We found this information not through hacking or some other technological wizardry, but through a little clever searching in the online map that Polar makes available to anyone with an account. That map displays every run, bike ride, and swim its users have logged since 2014. Anyone with a basic understanding of computers and some common sense can find this information.
Here’s how we pinpointed home addresses:
Simple searching is how we were able to find 6,460 users who have tracked their sports activities at or near sensitive locations like those above since 2014. Of these users, nearly 90% list a name and city on their profile page, which makes finding their home address significantly easier.
Some users wisely hide behind a private profile, but an oversight in the Polar app allowed us to uncover the exerciser’s identity nonetheless in most cases. That’s how we found the names and addresses of employees at the NSA, the MIVD, and the GRU.
Another oversight in Polar’s technology is the lack of a limit on how much information you can request. For example, we were able to automatically call up every activity across the entire world for those 6,460 users, which made it much easier to determine their home address, where people’s workouts often begin and end.
That means the names and addresses of the world’s soldiers and secret agents are there for the taking. We informed the Dutch Ministry of Defense two weeks ago. The ministry has assisted us in alerting foreign ministries and intelligence agencies.
The ministry has also promised it will soon draft a plan to prohibit the use of fitness apps on personal devices and technology such as wearables for “specific employees under specific circumstances.”
The ministry has already physically disabled the use of these apps on the telephones it provides to its employees. All personnel have since been “informed of the dangers” of using sports and fitness apps and “associated wearables.”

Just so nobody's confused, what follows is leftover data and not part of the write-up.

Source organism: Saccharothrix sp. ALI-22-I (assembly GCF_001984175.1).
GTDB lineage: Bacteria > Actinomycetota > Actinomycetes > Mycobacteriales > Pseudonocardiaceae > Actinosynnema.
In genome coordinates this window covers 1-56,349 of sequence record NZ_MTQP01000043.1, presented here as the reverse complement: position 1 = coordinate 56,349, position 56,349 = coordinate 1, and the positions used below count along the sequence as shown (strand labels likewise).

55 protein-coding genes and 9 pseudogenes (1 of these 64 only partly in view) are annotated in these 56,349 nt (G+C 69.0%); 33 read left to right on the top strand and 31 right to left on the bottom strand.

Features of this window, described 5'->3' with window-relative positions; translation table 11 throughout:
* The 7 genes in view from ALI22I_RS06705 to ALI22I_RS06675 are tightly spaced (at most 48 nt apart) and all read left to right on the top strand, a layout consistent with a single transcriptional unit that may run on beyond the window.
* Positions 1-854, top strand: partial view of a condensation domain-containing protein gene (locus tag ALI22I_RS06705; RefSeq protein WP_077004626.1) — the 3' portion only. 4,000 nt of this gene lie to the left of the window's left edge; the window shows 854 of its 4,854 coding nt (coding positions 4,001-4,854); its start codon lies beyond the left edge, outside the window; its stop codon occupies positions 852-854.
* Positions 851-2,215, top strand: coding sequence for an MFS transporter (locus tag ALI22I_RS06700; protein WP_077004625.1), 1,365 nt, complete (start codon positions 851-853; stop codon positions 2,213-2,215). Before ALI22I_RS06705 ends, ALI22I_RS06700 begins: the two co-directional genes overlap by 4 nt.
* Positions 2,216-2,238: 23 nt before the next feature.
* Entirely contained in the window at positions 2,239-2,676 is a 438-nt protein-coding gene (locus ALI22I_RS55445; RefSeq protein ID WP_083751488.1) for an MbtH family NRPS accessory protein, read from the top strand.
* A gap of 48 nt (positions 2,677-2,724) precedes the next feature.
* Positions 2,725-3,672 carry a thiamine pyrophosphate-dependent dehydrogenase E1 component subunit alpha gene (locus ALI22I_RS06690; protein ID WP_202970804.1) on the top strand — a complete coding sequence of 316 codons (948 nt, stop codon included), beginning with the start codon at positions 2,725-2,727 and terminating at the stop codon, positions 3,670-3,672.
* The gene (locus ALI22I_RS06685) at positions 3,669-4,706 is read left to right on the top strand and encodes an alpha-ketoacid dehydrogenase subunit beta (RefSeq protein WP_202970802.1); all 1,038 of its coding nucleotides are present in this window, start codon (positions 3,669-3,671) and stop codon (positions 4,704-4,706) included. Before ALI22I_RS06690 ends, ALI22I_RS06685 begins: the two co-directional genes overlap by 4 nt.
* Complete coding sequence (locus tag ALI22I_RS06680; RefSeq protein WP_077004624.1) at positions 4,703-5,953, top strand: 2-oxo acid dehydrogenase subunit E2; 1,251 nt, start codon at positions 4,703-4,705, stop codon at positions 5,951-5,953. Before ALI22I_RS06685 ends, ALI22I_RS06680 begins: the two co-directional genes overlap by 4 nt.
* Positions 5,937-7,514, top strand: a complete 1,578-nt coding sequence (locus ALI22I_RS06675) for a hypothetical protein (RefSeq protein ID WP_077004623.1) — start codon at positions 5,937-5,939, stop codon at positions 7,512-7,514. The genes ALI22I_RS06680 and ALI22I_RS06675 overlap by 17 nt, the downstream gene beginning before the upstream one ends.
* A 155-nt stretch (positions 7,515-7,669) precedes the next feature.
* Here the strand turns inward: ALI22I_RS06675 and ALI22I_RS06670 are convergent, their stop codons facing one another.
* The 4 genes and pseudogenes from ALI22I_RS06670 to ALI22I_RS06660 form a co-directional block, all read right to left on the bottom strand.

This incident is not an isolated one. In January, the Strava fitness app made the news when military analysts discovered the company’s online activity tracking map was detailed enough to track down the location of military bases.
For this investigation, we also tested the popular apps Strava, Runkeeper and Endomondo. Though it’s harder to identify people and find their home addresses than it is through Polar, we were ultimately able to do so using these apps. In contrast to Polar’s app, there is no indication that people whose profiles are set to private can also be identified in these apps. We informed them of our findings last week.
“This example demonstrates how important it is to be aware of all the consequences digital technology can have,” said the Dutch minister of defense, Ank Bijleveld, in response to our investigation. “Technology keeps making more and more things possible, but the flip side of that ability is adjusting our security and awareness to match.”
It’s good news that the minister recognizes the severity of the problem. But this isn’t the first time she’s promised improvement. After the Strava incident last January, the Ministry of Defense alerted all its personnel. Our investigation also examined Strava. Finding users’ names and addresses wasn’t as easy as it was in Polar – but find Strava’s users we did. Including soldiers and secret agents.
All names in this article have been changed. Translated from Dutch by Grayson Morris and Rufus Kain. The original articles in Dutch can be found here.
All our coverage in English can be found below.